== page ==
fail to trust the evidence of the senses (‘seeing is believing’). Rather, the textbook example intervenes. In other words, what is ‘seen’ is firstly in the mind (the received illustration or description) and secondly in the perceived patient, specimen, or image. (Bleakley et al, 2003: 547-548)

Cultivating the art of using one’s senses, through the medium of an art-based activity such as our session, can help students to generate a heightened awareness of tuning into their innate untapped resources. Knowing themselves and trusting themselves, relaxing and ‘seeing’ will come with experience.



Bleakley A, Farrow R, Gould D and Marshall R (2003) Making sense of clinical reasoning: Judgement and the evidence of the senses. Medical Education,  37: 544-552.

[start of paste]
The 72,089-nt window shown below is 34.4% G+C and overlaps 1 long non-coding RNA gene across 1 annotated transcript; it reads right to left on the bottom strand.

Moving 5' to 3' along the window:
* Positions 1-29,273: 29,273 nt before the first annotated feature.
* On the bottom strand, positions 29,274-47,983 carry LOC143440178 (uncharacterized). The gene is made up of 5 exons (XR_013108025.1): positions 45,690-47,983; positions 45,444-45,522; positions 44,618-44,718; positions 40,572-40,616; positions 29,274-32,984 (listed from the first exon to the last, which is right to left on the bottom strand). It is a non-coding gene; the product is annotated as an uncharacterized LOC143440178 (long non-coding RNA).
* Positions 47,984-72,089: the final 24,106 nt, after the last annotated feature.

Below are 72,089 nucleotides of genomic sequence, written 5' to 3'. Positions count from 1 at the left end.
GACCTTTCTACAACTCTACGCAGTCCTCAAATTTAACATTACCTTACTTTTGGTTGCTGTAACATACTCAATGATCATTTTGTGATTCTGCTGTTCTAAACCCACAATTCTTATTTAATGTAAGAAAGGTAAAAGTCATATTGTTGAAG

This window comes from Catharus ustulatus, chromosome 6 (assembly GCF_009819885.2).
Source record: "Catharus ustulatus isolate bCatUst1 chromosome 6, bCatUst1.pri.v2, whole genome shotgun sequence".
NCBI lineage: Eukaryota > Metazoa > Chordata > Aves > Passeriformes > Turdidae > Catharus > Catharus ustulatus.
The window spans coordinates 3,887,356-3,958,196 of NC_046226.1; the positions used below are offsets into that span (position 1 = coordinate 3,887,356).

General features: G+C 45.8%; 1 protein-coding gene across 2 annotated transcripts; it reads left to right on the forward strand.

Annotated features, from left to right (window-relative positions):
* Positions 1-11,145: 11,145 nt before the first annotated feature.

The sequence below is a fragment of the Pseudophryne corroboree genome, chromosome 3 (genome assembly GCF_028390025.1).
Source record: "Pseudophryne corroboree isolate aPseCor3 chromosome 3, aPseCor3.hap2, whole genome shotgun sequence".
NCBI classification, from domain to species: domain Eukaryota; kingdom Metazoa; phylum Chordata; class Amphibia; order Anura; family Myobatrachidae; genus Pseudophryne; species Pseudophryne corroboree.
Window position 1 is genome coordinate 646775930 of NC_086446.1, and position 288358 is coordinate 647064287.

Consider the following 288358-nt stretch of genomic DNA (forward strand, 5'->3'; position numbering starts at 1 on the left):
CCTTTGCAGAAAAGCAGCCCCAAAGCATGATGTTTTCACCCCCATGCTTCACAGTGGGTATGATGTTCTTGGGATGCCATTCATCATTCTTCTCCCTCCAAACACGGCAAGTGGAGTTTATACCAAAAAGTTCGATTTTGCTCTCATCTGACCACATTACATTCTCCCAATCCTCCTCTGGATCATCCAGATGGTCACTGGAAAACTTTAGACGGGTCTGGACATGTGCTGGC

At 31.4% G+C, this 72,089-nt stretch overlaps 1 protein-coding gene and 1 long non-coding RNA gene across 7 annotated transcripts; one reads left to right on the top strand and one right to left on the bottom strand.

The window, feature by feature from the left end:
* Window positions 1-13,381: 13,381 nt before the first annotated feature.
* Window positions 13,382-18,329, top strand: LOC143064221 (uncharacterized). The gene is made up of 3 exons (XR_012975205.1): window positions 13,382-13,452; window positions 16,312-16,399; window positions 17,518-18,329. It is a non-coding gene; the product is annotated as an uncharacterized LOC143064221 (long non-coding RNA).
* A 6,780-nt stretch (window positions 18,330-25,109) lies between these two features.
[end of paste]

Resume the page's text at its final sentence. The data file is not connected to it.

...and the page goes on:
Csikszentmihalyi, M. (2000). The contribution of flow to positive psychology. In J. E. Gillham (Ed.), Laws of life symposia series. The science of optimism and hope: Research essays in honor of Martin E. P. Seligman, Templeton Foundation Press (p. 387–395).

Andrew Hibberd is a fine artist, printmaker, carver and author. As an associate tutor, he has taught on several programmes at the University of East Anglia, using his expertise as an artist in health education contexts. Educated at the prestigious City and Guilds of London Art School, he combines the disciplines of painting, printmaking, carving and sculpture, creating unique, multi-media three dimensional pieces and editioned prints. His book Letter Carving is sold internationally.

Instagram @andyhdesign